Lockdown Limits: ‘YouTube accent’ and social skills top list of nursery and school concerns as kids head back to the classroom
Being in lockdown has affected all of us in multiple different ways, however for young children their learning development has been impacted more than anything. With schools, childcare setting and extracurricular activities all closed, not only has a child’s physical learning been impacted but the learning they develop by interacting with peers too.
With the worst of lockdown behind us we wanted to discover which skills in particular childcare professionals believe young children will not have developed through lockdown. Therefore we asked 3,320 of our childcare providers just this.
The top skills that providers believe that children have missed out on in lockdown are:
1. Interacting with peers and other adults (selected by 95% of providers)
While this is a daily occurrence in normal circumstances, during lockdown many children will have seen no one other than their parents for months at a time. A crucial part in developing a child’s confidence and world awareness is in spending time outside of the home and learning to interact with other children and adults.
2. Communication and language (selected by 92% of providers)
Communication is a key part of learning in nursery; children spend time speaking and listening to each other, sharing stories, singing songs and learning how to follow instructions. The majority of providers (75%) also stated that for older preschool children and also primary school children there is a chance that they will have developed a slight American accent from more time watching YouTube videos and TV shows during lockdown. Providers say that being with peers in nursery should help their normal accent return.
3. Sharing (selected by 88%)
While children with siblings will have had to share at home, and can learn to share with adults, learning to share toys, pencils and play areas while at nursery helps to build a key personality trait that can have a lasting impact for the rest of their life.
4. Toilet training (selected by 85% of providers)
Providers are expertly trained in toilet training, and can work together with parents to help build confidence and guide children through this process, especially if they have got into a comfortable routine while at home.
5. Personal confidence (selected by 74% of providers)
It will have been easy for a lot of children to have grown into a safety bubble while at home during lockdown and this could potentially lead to nervousness when entering the outside world. A safe environment outside of their comfort zone such as nursery is the best place for children to build their confidence back up again.
6. Reading and writing skills (selected by 69% of providers)
Despite a parent’s best efforts, towards the end of lockdown enthusiasm may have dwindled for literacy skills. Once they return to nursery, children will be supplied with materials, exercises and have the tuition to develop a passion for writing and ease out any bad habits. Similar to writing, excitement about learning to read may have understandably slowed in lockdown. The nursery library and word games with other children, plus guidance from providers can help develop this key skill.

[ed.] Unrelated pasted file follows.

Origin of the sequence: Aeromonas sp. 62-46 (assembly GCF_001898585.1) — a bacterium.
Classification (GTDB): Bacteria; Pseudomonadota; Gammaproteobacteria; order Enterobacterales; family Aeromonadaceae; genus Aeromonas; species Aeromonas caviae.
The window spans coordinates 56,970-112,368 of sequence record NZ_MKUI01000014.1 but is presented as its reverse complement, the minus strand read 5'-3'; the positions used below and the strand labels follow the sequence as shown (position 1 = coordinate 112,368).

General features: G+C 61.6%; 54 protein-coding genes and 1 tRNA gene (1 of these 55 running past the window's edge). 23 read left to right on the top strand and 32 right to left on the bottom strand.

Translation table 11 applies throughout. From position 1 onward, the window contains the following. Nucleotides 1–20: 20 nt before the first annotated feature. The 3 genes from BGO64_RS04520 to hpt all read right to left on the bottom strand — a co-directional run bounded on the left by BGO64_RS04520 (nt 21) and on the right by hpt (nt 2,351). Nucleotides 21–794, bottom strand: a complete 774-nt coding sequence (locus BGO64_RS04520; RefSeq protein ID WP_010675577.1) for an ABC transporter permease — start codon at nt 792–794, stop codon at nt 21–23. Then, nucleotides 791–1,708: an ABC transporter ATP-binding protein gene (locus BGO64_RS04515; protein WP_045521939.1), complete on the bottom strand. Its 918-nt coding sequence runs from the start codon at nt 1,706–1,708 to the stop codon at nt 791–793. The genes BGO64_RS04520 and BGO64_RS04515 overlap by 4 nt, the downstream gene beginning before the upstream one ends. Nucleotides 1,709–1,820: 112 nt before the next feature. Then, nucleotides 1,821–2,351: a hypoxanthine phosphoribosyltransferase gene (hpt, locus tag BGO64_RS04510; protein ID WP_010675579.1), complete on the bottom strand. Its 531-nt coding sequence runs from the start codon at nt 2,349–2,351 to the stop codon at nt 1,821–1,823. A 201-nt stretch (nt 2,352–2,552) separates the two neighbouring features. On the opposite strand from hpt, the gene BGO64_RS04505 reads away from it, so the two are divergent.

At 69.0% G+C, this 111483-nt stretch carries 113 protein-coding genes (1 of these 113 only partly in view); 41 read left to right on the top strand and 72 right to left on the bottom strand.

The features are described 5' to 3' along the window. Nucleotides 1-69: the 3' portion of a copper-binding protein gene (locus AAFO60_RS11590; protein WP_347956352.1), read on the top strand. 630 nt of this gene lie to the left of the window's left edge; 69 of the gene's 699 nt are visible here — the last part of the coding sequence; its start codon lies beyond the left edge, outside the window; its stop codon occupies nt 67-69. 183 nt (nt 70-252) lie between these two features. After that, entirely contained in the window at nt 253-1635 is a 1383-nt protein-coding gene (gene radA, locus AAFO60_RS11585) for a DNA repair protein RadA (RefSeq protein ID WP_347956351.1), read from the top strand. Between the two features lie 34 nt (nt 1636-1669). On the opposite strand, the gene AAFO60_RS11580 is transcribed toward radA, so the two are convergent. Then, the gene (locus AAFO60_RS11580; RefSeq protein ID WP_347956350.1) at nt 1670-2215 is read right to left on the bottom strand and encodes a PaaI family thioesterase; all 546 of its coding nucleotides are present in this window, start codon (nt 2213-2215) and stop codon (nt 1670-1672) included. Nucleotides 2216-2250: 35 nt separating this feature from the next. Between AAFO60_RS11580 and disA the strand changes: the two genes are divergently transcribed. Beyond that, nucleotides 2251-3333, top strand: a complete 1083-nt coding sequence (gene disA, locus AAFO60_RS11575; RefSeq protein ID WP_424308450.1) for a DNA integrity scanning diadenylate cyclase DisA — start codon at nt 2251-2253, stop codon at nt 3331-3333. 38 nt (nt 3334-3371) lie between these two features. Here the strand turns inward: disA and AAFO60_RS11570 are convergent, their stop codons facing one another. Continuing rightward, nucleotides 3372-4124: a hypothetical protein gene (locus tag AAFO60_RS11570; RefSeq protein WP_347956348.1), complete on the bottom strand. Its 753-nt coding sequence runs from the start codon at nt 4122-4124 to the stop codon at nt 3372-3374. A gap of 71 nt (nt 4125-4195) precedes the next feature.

7. Emotional development (selected by 69% of providers)
Happy, sad, angry, envy, sympathy, frustration; learning how to process different emotions such as these is an essential part of growing up and is a key focus in any nursery.
8. Physical development (selected by 63% of providers)
From learning to take their first steps to being able to climb the monkey bars, there is a big period of development in between. Coordination, strength and confidence can all be worked on at nursery with providers.
Some of our providers also stated that unfortunately some children may have experienced safeguarding issues during lockdown with increased exposure to alcohol, drug or social abuse at home. Under normal circumstances, these children will have spent most days in nursery, interacting with other children and having a dedicated period each day in a positive environment. Therefore, these children may need extra attention when normality resumes, as trained providers can help them enjoy learning and playing with others in a safe environment again.
Thankfully children can now return to their childcare settings once again and the process of learning these skills will kick back in. However, if you’re still isolating or are worried about combating any learning lost, our providers have shared that the best way to get your child back on their development path is by demonstrating the skills yourself as children learn so quickly and pick up on interactions around them. If and when possible get family members and friends to do so too, whether it’s in person, socially distanced or via video call, any and all examples are valuable opportunities to boost your child’s learning.
Richard Conway, founder of Childcare.co.uk, said,
“Many parents will have undoubtedly done a fantastic job through lockdown of juggling childcare, education, work and day to day life, but there are some elements of growing up that can only be fully developed in a community environment where children are surrounded by their peers and guided by professionals.
“If anything, I hope that lockdown will have resulted in a greater appreciation for the tireless work that childcare providers put in every single day to ensure our children are developing these key skills at a critical part of their lives that can have lasting impacts for years to come.”
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